Who Killed Germany’s Dreaded ‘Black Baron’ Tank Ace?

Joe Ekins, a British tank-gunner, has been credited by historians for firing the shots that killed the German tank ace known as the “Black Baron” in a furious tank battle two months after the Normandy invasion. According to a documentary released earlier this year, Ekins, an 86-year-old retiree living in England, is responsible for firing the three shots that finally ended the remarkable career of Michael Wittmann, the Waffen SS captain whose exploits on the Western and Eastern fronts made him one of the deadliest tank commanders in history—and a household name in Germany. The commander of a company in the feared 101st SS Heavy Panzer Battalion, Wittmann was credited with destroying 138 tanks during his career, leaving a bloody trail from Kursk to Normandy.

Like the Red Baron of World War I, though, Wittmann’s death has long been shrouded in mystery. On August 8, 1944, Wittmann and his Tigers were part of a doomed, post–D-Day counterattack that was overwhelmed by the massive Allied force pushing south from Caen. His tanks were ambushed by a squadron of Sherman Firefly tanks, which pumped shells into his machine until it exploded, blowing off the turret. But when it became known that it was Wittmann who had been killed, several different versions of the battle surfaced, with a range of Allied forces—from a Polish tank battalion to a RAF fighter squadron—getting credit.

These other stories, however, have been convincingly laid to rest in a new documentary, Wittmann vs. Ekins: Death of a Panzer Ace, produced by three historians associated with Battlefield History TV. After two years of research and a painstaking recreation of the battle, these experts agree that it was Joe Ekins, a onetime shoe maker from Northamptonshire, who fired the shots that killed Wittmann. No witnesses reported any air strikes in the area, they point out, which makes an attack from above unlikely. And since Ekins’s Firefly was the only tank in the area big enough to take out a Tiger—and the only machine in his unit within range—the historians conclude that Ekins is the man who did the deed.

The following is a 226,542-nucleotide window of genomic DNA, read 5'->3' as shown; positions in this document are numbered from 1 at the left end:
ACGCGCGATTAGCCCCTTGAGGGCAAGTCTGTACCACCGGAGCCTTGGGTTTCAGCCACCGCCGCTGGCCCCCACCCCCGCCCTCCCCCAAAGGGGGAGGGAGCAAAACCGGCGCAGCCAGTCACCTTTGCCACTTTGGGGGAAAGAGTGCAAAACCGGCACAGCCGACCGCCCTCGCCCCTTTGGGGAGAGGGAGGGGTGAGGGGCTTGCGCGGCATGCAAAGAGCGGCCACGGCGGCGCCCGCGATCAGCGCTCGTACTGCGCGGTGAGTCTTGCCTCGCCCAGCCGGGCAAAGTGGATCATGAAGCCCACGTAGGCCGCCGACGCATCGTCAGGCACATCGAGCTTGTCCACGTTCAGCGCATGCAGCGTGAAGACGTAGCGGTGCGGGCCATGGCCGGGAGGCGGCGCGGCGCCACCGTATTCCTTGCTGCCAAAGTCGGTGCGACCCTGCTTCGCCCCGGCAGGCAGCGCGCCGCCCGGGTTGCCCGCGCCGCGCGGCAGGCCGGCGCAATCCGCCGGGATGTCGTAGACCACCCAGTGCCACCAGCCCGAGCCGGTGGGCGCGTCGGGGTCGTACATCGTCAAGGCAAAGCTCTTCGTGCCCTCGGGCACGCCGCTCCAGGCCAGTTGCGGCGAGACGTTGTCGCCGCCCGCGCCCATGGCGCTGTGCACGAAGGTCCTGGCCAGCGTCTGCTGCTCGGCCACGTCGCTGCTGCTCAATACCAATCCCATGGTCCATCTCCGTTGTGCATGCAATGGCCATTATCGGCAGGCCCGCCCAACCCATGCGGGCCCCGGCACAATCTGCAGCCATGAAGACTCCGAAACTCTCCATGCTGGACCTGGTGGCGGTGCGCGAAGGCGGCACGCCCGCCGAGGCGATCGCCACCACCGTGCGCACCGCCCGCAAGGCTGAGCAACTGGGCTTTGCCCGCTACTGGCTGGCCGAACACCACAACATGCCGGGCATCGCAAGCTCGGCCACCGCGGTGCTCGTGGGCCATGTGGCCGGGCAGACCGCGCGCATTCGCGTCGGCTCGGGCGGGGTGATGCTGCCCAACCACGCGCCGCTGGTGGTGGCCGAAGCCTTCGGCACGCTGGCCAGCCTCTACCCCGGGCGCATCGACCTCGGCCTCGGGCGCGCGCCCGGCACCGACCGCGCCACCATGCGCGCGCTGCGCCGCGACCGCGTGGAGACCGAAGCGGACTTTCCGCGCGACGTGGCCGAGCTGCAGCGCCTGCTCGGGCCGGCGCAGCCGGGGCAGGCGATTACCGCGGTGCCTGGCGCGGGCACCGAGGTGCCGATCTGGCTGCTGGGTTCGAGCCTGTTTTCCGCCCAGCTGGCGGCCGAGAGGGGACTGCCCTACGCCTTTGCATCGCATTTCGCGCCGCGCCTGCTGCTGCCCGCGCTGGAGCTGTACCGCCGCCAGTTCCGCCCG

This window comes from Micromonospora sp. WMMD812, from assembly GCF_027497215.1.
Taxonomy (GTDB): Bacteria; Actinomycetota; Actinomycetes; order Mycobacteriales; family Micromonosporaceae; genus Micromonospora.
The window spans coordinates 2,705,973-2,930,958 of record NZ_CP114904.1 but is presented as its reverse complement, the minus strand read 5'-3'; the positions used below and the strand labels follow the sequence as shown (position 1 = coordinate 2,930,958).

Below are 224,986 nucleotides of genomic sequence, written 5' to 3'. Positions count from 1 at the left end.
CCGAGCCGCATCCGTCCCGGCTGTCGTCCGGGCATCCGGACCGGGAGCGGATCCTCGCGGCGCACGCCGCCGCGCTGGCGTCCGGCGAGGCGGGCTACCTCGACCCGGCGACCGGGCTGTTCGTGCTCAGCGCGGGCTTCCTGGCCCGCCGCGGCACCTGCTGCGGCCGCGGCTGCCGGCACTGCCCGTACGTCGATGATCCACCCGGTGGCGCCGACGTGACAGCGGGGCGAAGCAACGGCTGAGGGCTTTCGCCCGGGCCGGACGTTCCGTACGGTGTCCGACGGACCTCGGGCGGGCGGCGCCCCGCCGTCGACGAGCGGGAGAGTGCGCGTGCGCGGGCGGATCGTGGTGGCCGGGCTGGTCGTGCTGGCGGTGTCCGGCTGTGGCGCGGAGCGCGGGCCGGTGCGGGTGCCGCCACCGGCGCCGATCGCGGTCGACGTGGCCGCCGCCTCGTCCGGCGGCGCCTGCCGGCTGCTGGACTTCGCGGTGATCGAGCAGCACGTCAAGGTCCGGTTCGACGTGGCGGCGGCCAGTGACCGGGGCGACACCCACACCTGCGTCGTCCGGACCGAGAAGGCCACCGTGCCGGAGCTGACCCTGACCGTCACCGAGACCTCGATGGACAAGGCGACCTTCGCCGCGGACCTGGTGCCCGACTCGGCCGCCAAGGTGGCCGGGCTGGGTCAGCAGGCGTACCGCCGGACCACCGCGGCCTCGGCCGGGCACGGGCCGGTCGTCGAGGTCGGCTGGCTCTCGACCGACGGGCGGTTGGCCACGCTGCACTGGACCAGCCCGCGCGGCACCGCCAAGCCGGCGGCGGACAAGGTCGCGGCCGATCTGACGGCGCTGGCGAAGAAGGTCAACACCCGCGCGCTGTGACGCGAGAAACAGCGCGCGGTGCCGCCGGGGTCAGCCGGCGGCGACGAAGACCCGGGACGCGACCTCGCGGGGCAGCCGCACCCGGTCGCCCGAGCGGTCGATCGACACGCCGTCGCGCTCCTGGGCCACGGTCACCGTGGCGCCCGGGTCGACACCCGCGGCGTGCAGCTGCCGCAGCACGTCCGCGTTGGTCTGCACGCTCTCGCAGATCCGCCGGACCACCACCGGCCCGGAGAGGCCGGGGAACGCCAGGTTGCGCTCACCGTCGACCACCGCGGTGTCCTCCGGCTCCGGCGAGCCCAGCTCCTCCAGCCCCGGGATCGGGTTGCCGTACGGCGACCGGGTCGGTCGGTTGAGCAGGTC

After years of keeping a low profile, Ekins spoke publicly for the first time about the deadly encounter. “In a battlefield I don’t think anyone can really be 100 percent sure, but most historians now seem pretty sure it was me,” Ekins says. “I’ve got no regrets; he deserved to die and I am glad I was the guy who did it.”

New Museum Arises on Once-Feared Berlin Site

If there was a black heart in the darkness of Germany’s Nazi regime, this was it. Little of the original structures remain today  but during the war these 11 acres in the center of Berlin were the home not only of the Gestapo and its fearsome prison, but of the leadership of the SS and the Reich Security Service. Himmler’s offices were just down the street; Eichmann’s were, too. “People coming to Berlin still want to know…‘Where was the capital of the Third Reich?’” Andrea Nachama, the director of a new exhibition center on the site told reporters when it opened this year.

For years, a temporary open-air exhibition known as the “Topography of Terror” has attracted visitors to the site, providing some background on the area’s chilling history. But it was only this spring that a permanent museum and documentation center—still known as the Topography of Terror—were opened to the public. The simple, single-story building devotes most of its space to the stories of the many victims of the Nazi regime, but it also explores the methods, and the motives, of some of the war’s worst criminals. That it does so on the same ground Himmler and Eichmann once trod makes it a museum hard to forget.

Originally published in the October 2010 issue of World War II Magazine. To subscribe, click here.